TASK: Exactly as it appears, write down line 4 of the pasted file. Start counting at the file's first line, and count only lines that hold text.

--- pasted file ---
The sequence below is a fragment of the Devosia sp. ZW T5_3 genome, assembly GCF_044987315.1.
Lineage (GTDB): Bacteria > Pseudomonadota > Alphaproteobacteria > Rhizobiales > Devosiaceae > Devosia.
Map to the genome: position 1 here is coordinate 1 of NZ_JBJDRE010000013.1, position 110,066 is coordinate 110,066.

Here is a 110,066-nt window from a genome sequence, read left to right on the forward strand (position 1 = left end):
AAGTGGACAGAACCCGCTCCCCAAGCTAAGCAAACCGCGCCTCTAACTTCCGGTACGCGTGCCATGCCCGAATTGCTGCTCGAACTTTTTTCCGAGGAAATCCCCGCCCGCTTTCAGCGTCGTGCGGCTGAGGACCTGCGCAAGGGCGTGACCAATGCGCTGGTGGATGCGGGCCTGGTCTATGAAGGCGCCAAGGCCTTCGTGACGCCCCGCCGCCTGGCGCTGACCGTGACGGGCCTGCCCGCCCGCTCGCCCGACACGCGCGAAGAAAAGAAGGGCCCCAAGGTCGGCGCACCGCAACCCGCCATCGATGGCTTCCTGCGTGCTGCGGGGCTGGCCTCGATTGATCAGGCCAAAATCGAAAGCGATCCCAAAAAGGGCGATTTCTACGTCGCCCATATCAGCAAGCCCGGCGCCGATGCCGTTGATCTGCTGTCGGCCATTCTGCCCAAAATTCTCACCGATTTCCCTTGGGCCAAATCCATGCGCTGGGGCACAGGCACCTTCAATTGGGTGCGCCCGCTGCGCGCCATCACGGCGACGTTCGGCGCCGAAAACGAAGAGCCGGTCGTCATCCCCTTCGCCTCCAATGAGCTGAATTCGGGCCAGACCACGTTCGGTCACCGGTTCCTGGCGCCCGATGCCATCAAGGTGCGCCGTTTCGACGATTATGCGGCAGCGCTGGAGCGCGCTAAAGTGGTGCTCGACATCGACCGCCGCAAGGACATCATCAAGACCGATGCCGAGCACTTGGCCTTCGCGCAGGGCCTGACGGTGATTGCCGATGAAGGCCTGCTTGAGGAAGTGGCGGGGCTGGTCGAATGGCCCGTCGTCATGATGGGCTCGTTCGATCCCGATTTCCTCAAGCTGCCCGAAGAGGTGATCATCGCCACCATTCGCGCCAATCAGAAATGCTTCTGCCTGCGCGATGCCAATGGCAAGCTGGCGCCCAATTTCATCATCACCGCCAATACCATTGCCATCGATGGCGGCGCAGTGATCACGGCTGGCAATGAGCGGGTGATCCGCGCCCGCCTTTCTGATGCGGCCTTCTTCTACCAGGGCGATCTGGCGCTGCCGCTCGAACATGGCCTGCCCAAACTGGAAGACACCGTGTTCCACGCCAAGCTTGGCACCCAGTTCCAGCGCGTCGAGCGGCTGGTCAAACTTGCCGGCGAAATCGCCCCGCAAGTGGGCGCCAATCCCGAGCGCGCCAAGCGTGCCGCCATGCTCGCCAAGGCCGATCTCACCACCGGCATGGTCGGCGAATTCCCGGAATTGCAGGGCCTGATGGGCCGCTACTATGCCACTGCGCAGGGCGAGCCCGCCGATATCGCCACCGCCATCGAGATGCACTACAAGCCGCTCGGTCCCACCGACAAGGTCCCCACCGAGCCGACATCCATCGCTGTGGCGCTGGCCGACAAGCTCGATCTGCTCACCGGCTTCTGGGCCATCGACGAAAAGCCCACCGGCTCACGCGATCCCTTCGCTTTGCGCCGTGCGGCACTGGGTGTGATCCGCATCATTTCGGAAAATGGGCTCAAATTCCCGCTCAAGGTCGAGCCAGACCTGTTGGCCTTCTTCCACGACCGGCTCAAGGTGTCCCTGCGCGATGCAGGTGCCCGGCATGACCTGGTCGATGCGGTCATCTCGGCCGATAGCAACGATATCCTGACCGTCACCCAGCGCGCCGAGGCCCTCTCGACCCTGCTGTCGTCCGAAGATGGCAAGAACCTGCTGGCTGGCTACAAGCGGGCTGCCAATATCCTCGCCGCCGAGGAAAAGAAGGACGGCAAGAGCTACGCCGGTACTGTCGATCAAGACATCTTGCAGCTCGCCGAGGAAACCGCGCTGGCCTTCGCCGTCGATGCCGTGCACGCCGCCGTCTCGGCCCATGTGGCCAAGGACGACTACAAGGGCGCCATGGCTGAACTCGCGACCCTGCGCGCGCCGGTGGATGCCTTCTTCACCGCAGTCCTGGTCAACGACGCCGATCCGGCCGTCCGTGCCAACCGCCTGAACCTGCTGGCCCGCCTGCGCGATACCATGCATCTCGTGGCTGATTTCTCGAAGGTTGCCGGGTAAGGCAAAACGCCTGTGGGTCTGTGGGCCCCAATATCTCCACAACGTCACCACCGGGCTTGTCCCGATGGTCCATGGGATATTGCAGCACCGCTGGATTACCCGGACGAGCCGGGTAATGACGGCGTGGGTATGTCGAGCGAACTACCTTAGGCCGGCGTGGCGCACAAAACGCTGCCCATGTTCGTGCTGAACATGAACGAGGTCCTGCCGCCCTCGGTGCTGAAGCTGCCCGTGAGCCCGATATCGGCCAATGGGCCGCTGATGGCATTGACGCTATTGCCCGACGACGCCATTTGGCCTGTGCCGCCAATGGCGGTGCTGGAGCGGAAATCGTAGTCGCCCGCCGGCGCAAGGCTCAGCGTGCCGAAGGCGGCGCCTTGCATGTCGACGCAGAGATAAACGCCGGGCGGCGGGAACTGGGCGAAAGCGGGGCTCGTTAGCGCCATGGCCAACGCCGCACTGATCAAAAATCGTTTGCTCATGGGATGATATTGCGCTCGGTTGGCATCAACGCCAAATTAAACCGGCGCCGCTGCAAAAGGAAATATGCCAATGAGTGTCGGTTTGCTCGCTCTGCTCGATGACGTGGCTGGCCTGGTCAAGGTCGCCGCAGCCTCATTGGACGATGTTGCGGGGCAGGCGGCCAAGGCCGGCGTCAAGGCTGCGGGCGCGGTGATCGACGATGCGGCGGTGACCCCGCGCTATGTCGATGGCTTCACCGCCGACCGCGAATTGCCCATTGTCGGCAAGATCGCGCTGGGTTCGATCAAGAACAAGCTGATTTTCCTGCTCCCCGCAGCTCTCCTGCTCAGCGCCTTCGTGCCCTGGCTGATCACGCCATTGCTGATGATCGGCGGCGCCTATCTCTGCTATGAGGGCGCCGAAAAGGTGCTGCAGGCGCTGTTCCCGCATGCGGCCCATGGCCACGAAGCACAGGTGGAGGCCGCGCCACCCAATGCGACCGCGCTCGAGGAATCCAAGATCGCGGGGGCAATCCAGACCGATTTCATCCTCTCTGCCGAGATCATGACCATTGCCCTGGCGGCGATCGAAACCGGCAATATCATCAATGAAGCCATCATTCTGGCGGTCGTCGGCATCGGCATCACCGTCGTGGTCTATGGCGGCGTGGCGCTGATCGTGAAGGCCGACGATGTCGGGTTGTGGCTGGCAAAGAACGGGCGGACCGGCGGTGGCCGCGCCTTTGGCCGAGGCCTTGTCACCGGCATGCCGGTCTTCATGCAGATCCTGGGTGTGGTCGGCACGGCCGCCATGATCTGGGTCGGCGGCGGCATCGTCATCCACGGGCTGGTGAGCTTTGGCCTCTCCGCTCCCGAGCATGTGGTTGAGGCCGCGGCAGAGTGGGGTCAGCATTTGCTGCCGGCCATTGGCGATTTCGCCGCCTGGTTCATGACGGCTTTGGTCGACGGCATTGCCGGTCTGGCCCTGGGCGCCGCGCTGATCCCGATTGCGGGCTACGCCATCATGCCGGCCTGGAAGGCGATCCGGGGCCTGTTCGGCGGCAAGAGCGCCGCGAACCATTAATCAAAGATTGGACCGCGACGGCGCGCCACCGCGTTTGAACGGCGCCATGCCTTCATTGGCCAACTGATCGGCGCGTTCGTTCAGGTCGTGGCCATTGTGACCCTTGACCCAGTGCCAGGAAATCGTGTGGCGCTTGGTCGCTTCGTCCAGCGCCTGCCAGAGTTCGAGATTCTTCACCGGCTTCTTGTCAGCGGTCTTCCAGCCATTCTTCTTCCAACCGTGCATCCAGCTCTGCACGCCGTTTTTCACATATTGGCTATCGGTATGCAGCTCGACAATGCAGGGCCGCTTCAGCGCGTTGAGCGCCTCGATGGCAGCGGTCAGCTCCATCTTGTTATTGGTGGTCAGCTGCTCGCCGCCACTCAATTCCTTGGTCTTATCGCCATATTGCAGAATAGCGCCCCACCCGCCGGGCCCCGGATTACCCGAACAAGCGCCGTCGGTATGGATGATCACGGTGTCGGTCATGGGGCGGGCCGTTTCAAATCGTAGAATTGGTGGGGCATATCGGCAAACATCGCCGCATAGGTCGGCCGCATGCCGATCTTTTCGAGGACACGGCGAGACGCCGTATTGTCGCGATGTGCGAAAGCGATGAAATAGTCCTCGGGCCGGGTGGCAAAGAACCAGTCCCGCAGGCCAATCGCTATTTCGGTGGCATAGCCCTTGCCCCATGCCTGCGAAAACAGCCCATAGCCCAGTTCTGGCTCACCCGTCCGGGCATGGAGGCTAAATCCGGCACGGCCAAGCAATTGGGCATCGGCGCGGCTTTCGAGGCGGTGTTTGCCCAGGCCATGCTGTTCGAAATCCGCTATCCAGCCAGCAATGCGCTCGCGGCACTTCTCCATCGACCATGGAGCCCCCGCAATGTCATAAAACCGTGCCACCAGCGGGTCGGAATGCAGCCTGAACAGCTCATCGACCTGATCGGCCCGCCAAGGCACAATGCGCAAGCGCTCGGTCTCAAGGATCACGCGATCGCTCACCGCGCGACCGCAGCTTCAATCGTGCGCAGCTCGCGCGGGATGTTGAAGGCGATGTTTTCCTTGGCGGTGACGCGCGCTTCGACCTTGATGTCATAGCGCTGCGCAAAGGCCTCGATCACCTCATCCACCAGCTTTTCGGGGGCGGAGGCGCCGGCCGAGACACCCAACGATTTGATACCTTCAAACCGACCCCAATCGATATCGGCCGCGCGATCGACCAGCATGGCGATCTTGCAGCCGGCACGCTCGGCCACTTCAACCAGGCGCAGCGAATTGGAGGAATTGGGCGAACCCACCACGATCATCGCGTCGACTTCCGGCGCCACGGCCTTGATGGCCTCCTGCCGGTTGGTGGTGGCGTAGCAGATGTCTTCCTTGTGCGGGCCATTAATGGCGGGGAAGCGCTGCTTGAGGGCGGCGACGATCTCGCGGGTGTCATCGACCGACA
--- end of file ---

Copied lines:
Here is a 110,066-nt window from a genome sequence, read left to right on the forward strand (position 1 = left end):